Reply to Comment
    5. Richard

      If denial of the Arab population ran so deep in Israeli society, Israel would have demolished this village entirely and you would only see the cactus. There’s absolutely no way the people making this video didn’t know what they were filming – all it shows is that they didn’t care, which is an entirely different thing from not knowing.

      Reply to Comment
      • SusiCH

        Thanks for your comment, Richard. I finally come to the understanding that it was pure grace, pity and humanity that only the buildings’ roofs were deleted, not the walls around with it. How good tose people were!
        And if it’s only the point of not caring about facts, I wonder what people like them care about at all.

        Reply to Comment
    6. tomer

      Gee, how wonder whether Russians now living in Kaliningrad sometimes see ruins of the old City of Koningsberg or Prussian Villages. They might sing love songs yet remain unaware of the ethnic cleansing of the indigenous Germans in 1945.

      Reply to Comment
      • JG

        Beside your comparison being utterly nonsense, Germans never were indigenious people of Kaliningrad.

        Maybe try to read some history book, keyword Deutscher Orden.
        They were so much indignious to the Balticum like they were to Jerusalem, where the crusade took them before the time they conquered the lands at Baltic Sea…..

        Reply to Comment
        • tomer

          You are obviously a German Nakba Denier!!!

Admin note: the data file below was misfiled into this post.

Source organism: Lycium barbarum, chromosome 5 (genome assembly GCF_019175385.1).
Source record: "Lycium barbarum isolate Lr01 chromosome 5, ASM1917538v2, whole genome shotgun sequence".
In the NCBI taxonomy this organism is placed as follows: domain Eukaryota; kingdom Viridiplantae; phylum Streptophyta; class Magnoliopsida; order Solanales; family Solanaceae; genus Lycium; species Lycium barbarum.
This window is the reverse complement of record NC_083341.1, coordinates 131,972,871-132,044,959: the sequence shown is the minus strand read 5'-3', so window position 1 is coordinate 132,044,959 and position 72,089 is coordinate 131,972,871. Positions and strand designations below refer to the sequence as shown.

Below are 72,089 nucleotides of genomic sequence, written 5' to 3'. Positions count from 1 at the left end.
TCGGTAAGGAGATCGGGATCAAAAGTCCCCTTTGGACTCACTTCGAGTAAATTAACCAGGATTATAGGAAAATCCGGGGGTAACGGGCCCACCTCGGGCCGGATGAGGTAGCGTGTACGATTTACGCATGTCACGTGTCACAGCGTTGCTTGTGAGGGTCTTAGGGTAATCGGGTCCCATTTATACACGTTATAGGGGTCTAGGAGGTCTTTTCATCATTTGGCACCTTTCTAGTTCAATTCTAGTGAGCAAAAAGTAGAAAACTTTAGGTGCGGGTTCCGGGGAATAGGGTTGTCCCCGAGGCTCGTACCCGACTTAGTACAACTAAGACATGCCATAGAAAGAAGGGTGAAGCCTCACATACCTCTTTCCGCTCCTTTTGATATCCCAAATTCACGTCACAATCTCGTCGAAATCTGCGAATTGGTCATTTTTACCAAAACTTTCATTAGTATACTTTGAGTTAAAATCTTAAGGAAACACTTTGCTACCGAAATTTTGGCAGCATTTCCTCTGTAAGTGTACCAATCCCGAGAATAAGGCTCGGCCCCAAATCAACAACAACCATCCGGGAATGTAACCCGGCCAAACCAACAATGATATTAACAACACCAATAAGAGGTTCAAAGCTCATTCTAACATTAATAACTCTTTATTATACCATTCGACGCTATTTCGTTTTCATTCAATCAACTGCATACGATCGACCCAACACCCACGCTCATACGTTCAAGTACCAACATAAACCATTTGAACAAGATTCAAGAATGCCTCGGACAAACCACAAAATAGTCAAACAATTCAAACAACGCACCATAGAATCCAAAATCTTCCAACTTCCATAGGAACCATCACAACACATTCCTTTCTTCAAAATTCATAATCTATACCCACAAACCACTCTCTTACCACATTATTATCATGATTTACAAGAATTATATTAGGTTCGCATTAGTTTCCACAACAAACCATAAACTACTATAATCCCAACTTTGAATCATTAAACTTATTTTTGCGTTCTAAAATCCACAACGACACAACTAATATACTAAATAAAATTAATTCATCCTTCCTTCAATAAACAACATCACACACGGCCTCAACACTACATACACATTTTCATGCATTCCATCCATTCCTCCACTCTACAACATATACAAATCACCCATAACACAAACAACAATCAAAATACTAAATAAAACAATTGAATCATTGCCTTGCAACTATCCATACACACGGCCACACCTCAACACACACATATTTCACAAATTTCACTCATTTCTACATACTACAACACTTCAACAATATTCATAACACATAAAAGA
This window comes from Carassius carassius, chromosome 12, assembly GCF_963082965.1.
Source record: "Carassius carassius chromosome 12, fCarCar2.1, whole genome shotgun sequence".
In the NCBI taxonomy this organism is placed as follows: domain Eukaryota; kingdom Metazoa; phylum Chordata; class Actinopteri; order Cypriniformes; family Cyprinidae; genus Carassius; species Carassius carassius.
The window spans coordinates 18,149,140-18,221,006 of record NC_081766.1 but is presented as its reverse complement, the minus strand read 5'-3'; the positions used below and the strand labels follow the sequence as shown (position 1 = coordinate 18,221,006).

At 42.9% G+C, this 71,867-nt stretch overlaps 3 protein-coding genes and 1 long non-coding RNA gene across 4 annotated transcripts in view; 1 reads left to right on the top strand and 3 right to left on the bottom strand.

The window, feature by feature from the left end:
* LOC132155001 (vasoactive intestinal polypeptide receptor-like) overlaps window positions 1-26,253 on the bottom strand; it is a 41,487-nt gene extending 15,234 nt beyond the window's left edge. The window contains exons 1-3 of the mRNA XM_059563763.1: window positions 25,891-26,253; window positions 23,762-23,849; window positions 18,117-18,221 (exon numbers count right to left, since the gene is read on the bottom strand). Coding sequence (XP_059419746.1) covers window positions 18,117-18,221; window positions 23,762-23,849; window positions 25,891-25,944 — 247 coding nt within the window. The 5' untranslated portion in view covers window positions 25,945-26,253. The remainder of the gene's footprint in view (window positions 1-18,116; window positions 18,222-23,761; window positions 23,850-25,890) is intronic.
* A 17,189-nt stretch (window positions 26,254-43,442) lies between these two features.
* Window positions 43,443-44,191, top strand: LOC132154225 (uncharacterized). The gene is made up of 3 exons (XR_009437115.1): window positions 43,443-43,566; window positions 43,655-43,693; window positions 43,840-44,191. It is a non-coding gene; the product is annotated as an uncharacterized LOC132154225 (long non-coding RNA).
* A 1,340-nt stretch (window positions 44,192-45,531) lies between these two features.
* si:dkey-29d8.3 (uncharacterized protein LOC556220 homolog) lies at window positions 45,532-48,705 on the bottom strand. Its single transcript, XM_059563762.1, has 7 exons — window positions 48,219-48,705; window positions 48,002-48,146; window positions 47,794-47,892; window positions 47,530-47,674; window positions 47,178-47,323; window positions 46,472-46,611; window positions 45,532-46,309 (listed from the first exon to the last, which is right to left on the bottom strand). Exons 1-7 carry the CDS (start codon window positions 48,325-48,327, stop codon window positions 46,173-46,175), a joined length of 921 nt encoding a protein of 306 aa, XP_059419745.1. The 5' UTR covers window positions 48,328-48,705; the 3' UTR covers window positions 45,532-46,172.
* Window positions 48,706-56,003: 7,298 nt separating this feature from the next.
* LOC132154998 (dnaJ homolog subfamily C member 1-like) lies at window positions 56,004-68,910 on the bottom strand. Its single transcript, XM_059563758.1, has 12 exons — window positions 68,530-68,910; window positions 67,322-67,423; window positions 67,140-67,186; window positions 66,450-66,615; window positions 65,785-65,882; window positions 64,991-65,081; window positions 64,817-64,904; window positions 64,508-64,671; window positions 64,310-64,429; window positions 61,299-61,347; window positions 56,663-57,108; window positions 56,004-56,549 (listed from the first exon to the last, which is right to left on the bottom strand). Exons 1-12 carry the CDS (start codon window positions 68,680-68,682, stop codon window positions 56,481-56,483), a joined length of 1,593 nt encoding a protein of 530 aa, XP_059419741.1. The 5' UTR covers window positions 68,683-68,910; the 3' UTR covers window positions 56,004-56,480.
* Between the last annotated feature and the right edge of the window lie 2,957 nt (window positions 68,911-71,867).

Do not realise that entire towns, villages and cities were ethnically cleansed by the Evil Russian Army? Koeningsberg, Breslau, Danzig etc were ethnically cleansed. 12 MILLION were expelled at gunpoint. Many were expelled after May 1945 when the Germans side had already surrendered unconditionally!

          Reply to Comment
          • JG

            EOD. I don’t discuss with German Nazis.

            Reply to Comment
    7. Laurent Szyster

      Why twist such a bizarre interpretation of a 1948 love song video into some kind of “proof” about what zionism is (not) ?

      Well, because it is hard – probably impossible ? – to come by children reciting this kind of warmongering song on israeli TV :


      Reply to Comment
    8. Chanan

      What a superficial post-mod mumbo-jumbo.

      There is no denial, no ignoring and no “zionist project” in this song; it is merely a sad war song about nameless love and death, directly referring to the tough 48 war.

      Filming in what looks like 48′ ruins (and was surely seen as such when the video was made, around 40 years ago) seems more than appropriate.

      Reply to Comment
    9. Alex

      Homophobia? No way. Gays have the best possible life in Israel! Just for the record.

      Reply to Comment